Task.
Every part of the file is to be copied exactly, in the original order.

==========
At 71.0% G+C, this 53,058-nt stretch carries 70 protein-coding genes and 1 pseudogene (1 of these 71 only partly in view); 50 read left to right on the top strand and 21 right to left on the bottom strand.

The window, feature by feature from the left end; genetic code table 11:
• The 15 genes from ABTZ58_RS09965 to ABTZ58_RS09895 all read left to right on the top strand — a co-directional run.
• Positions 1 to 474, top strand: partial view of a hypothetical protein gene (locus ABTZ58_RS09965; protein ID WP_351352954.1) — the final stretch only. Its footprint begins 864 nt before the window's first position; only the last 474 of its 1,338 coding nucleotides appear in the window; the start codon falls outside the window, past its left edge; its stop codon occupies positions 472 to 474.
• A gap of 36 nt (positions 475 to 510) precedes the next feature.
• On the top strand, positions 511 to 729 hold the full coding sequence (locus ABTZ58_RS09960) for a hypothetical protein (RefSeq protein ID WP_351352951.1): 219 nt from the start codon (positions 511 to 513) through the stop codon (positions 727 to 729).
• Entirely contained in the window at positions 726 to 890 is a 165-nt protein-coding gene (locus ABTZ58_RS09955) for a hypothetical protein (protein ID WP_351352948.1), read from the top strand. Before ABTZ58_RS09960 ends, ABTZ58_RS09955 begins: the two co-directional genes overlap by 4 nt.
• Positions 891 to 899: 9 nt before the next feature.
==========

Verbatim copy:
At 71.0% G+C, this 53,058-nt stretch carries 70 protein-coding genes and 1 pseudogene (1 of these 71 only partly in view); 50 read left to right on the top strand and 21 right to left on the bottom strand.

The window, feature by feature from the left end; genetic code table 11:
• The 15 genes from ABTZ58_RS09965 to ABTZ58_RS09895 all read left to right on the top strand — a co-directional run.
• Positions 1 to 474, top strand: partial view of a hypothetical protein gene (locus ABTZ58_RS09965; protein ID WP_351352954.1) — the final stretch only. Its footprint begins 864 nt before the window's first position; only the last 474 of its 1,338 coding nucleotides appear in the window; the start codon falls outside the window, past its left edge; its stop codon occupies positions 472 to 474.
• A gap of 36 nt (positions 475 to 510) precedes the next feature.
• On the top strand, positions 511 to 729 hold the full coding sequence (locus ABTZ58_RS09960) for a hypothetical protein (RefSeq protein ID WP_351352951.1): 219 nt from the start codon (positions 511 to 513) through the stop codon (positions 727 to 729).
• Entirely contained in the window at positions 726 to 890 is a 165-nt protein-coding gene (locus ABTZ58_RS09955) for a hypothetical protein (protein ID WP_351352948.1), read from the top strand. Before ABTZ58_RS09960 ends, ABTZ58_RS09955 begins: the two co-directional genes overlap by 4 nt.
• Positions 891 to 899: 9 nt before the next feature.